Woollahra Municipal Council, New South Wales, Australia

ABP Symposium - Woollahra

About the Woollahra Municipal Council

Woollahra city snapshot

The Woollahra Municipality is located in Sydney's eastern suburbs, about 5 kilometres from the Sydney GPO. The Municipality is bounded by Port Jackson (Sydney Harbour) in the north, the Waverley Council area in the east, Randwick City in the south and the City of Sydney in the west. The original inhabitants of the Woollahra area were the Cadigal and Birrabirragal Aboriginal people and Woollahra is thought to be named from an Aboriginal word meaning “meeting ground”.

The Woollahra Municipality includes the suburbs of Bellevue Hill, Darling Point, Double Bay, Edgecliff, Paddington (part), Point Piper, Rose Bay (part), Vaucluse (part), Watsons Bay and Woollahra. The Municipality encompasses a total land area of 12 square kilometres, including harbour foreshore and beaches. The area is predominantly residential, with some commercial land use, parklands and a military reserve. Natural features of the Municipality include 16 kilometres of harbour foreshore consisting of rocky headlands, coastal cliffs and beaches, approximately 30 hectares of bushland containing over 300 plant species including a number of threatened species. Other prominent features include Sydney Harbour National Park, the Macquarie Lighthouse, Gap Park and the Rose Bay Promenade.


Woollahra Municipal Council’s challenge

Our challenge is to develop a framework to set community resource use and emissions reductions targets and to develop a strategy and system to monitor, track and report on our progress towards these targets. Council is working hard to reduce its own resource consumption and emissions within its operational boundary however this is only a fraction of that of the entire LGA. Although setting community targets is an important first step, before we do so we want to ensure that we have a strategy in place to track progress and a roadmap of actions incorporating all areas of Council including Planning, Development Control, Community Engagement, Sustainability and Environment, Waste etc. to eventually reach those targets.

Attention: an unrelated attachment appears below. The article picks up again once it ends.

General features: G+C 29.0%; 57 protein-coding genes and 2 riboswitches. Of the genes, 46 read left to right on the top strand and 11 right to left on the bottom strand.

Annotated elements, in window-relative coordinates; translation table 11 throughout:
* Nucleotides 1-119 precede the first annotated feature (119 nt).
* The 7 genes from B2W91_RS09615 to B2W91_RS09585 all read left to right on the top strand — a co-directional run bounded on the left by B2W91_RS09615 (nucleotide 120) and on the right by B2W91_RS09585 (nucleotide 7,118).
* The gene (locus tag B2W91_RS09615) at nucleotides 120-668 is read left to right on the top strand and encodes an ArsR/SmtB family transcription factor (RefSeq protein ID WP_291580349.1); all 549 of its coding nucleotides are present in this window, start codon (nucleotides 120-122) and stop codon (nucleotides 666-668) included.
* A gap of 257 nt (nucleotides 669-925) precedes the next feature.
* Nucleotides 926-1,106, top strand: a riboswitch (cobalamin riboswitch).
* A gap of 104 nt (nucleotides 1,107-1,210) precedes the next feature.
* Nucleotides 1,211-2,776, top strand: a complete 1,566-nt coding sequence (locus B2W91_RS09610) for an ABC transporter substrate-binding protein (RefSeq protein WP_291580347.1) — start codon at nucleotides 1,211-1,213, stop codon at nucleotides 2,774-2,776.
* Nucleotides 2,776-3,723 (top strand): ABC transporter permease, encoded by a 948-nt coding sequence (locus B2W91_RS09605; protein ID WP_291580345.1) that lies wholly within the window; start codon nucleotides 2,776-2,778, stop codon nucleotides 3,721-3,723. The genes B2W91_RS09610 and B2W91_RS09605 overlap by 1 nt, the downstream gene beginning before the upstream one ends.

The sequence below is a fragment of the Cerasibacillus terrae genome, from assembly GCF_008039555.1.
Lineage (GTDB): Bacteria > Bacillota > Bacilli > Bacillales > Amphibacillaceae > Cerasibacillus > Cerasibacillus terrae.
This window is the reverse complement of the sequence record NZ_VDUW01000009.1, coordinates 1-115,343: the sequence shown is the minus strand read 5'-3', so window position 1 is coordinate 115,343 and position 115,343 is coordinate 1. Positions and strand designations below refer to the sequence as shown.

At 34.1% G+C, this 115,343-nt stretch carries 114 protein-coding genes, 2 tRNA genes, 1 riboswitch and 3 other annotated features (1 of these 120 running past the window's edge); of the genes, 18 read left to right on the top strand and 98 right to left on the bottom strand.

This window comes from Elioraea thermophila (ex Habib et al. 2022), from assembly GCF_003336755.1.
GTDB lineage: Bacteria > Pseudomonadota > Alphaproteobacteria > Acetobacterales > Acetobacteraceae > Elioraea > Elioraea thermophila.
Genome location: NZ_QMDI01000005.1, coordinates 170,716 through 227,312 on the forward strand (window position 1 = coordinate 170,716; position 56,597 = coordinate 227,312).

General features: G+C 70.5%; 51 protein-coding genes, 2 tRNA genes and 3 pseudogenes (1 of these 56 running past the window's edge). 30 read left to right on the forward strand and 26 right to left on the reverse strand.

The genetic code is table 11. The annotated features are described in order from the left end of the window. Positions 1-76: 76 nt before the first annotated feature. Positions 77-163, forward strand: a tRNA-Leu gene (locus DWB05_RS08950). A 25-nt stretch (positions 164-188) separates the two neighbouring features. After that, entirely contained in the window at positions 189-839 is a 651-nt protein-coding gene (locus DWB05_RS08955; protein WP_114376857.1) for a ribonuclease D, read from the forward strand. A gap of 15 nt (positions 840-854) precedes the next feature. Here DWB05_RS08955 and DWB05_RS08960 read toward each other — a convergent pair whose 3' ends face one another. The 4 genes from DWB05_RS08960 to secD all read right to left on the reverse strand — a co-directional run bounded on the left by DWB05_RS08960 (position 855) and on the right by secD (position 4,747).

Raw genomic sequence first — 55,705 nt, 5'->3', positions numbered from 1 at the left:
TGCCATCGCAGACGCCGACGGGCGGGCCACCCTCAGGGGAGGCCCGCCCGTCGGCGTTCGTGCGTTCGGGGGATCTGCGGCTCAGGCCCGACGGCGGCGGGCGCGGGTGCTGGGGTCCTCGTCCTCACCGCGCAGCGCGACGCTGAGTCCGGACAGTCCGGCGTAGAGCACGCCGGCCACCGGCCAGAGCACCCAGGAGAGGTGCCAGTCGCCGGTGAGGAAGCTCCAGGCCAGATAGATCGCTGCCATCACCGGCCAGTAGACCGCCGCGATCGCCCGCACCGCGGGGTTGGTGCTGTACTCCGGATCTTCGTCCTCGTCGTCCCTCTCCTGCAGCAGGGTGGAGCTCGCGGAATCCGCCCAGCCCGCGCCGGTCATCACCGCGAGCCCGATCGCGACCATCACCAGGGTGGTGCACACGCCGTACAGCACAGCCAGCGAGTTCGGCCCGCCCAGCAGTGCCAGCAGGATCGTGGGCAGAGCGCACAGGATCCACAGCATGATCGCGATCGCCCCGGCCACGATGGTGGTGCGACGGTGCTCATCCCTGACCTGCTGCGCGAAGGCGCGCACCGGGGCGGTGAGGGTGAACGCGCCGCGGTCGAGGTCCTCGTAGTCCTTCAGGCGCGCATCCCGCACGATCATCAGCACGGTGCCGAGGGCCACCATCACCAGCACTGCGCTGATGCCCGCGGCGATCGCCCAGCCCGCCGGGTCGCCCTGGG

Our challenge is most aligned to SDG 11.6 “By 2030, reduce the adverse per capita environmental impact of cities, including by paying special attention to air quality and municipal and other waste management.”

In a local context, reducing the adverse per capita environmental impact of cities means reducing resource use and the associated emissions.